If you have or have had young children, I am quite sure that you will have completed the sentence in the title without even trying – whether you wanted to or not! The chances are you will never forget this song too!
There are two main reasons that children relate to this song and are able to sing along very quickly.
- It has a catchy tune – maybe too catchy
- It is repetitive – easy for children to pick up
This is often how children learn – the repetition helps the tune and words stick in their minds – just like it has stuck in yours.
Repetition in Learning.
Repetition is something that is very useful for learning but it is important that when we introduce repetition, that it is appropriate repetition. There is a big difference between appropriate and inappropriate repetition.
A possible example of inappropriate repetition is trying to learn by rote like the old-fashioned language classes at school. Do you remember “Ecoutez et Repetez” whilst learning French – how much engagement was there? And whilst learning by rote has some merits, it is often tedious to the learner.
The best learning occurs when appropriate repetition occurs i.e. when it is applied in a situation and context that is relevant to the learner or that supports their learning. Many language courses today try to introduce meaningful repetition by using scenarios such as conversations in a restaurant or in a hotel and by introducing the same content but from a different perspective using a different delivery mechanism, for example using video or audio as well as text and image based flash cards.
Using knowledge checks and assessments
Another powerful way to introduce appropriate repetition is by using knowledge checks throughout the learning and then a set of final assessment questions at the end. As well as re-enforcing what has already been learnt, these also help people learn from their mistakes and successes. Going over the same information or ideas, at spaced intervals, can also help this knowledge to be saved in the learner’s long-term memory.
When rote memorisation of facts is all that is required (and sometimes it is), the questions do not necessarily need to be contextual and are more of a stimulus and response effect. However, introducing scenarios and scenario based questions into the learning can help lead to deeper learning. Also, enabling learners to interact with images and interactive content helps take them beyond simply acquiring facts to improving knowledge acquisition and retention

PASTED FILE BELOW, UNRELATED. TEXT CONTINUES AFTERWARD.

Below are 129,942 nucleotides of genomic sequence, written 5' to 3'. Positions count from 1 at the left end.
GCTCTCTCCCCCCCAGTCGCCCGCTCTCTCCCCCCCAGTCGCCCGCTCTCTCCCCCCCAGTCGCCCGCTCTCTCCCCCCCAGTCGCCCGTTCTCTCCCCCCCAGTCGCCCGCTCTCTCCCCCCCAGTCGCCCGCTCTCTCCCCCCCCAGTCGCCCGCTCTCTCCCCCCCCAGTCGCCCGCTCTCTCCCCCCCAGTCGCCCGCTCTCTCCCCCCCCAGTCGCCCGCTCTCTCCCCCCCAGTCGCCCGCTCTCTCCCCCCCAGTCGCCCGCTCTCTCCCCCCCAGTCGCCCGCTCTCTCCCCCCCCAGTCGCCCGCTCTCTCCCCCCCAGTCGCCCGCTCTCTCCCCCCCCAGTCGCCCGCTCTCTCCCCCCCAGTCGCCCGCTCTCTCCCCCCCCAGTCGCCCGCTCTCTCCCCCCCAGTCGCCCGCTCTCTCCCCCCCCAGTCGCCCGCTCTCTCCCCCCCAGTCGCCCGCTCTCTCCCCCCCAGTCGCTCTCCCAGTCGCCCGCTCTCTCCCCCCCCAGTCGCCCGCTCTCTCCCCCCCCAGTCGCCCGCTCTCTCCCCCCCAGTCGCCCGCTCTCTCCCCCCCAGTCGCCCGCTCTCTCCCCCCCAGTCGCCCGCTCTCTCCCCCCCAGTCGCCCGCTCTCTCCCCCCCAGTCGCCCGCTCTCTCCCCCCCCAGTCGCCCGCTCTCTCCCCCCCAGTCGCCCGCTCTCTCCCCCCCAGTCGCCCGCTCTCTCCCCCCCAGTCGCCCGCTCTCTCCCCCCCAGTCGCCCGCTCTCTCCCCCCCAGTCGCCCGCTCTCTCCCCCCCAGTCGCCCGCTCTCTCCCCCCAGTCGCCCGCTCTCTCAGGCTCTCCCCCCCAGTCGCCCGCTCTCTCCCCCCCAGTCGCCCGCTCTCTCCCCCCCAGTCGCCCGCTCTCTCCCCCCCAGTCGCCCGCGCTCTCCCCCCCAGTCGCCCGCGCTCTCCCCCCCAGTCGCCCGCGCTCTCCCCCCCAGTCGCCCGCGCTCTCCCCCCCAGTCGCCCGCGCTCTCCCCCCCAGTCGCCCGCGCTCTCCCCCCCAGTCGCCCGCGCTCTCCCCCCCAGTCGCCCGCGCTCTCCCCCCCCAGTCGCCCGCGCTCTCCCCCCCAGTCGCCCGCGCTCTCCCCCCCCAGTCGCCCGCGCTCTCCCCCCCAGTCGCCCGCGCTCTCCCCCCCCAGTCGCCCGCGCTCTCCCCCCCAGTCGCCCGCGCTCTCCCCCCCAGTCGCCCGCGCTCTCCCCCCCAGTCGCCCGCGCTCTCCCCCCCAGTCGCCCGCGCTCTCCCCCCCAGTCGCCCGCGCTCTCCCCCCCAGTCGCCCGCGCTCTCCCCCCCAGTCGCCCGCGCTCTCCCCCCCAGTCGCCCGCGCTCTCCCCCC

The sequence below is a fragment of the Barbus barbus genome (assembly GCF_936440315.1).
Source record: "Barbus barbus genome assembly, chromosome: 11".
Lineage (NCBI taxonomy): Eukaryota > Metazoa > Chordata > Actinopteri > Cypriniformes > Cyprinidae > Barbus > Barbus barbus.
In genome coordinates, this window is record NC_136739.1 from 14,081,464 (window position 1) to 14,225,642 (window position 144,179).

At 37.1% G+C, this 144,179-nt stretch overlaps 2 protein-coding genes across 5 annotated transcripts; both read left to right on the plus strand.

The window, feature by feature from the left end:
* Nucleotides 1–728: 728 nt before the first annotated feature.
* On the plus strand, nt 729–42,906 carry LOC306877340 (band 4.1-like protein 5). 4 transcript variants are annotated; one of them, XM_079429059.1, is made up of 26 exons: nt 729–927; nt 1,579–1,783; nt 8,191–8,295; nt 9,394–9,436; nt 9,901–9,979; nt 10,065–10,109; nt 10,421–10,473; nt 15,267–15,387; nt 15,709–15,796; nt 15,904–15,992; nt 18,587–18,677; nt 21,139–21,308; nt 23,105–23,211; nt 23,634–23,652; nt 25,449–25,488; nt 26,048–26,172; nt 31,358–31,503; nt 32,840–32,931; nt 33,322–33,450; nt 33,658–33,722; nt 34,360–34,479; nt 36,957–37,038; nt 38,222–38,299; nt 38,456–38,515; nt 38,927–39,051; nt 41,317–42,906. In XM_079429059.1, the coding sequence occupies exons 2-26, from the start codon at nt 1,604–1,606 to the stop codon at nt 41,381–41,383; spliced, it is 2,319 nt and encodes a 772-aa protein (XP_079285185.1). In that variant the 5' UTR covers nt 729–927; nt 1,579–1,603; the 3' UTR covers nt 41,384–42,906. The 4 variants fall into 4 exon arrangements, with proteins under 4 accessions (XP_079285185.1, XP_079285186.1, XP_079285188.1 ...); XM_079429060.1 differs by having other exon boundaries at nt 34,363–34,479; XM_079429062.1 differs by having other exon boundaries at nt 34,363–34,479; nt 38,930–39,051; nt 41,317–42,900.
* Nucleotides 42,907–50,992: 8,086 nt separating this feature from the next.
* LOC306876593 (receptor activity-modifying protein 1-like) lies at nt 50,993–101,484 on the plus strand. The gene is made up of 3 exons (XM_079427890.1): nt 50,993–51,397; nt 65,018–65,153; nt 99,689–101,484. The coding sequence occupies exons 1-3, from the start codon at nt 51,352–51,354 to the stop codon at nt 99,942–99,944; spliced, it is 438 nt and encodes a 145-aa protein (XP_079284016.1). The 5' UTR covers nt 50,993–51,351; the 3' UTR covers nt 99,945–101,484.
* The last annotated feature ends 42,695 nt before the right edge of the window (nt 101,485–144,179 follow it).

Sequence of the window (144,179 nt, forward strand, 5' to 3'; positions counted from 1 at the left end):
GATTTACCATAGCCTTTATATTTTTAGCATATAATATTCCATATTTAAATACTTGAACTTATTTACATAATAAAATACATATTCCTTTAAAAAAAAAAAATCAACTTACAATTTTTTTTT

It may not be appropriate to expect your learners to go through your content once, take an assessment and then remember it forever. You need to think about supporting the learning with multiple tools and methods to make the learning more “sticky” and consider providing periodic re-enforcement of the knowledge learnt.
Use a variety of tools to introduce repetition.
There are many ways that key knowledge elements can be repeated and delivered in different ways and still keep it interesting. Creating a meaningful connection between the content and the learner helps with retention and also with retrieval. We can repeat this content connection by using a mixture of learning tools to re-enforce what the learner has covered.
- eLearning courses – make them engaging and interactive
- Video and audio clips – to involve the different senses
- Knowledge checks and assessments – to engage the brain in pro-active thinking
- Image and text Flash Cards – associating words with images
- Posters – for visual representations that can be seen throughout the day
Contrary to what many people think, repetition doesn’t need to be tedious. You can introduce repetition by varying the content and tools used and introduce further repetition by reviewing information through knowledge checks and quizzes. Why not try building repetition into your next course?
By the way, what colour was the bus?
I hope this article has stimulated some thoughts around using appropriate repetition to support your learners.
If you would like to see how we use repetition in the content we have developed for other organisations, then please get in touch.Contact Us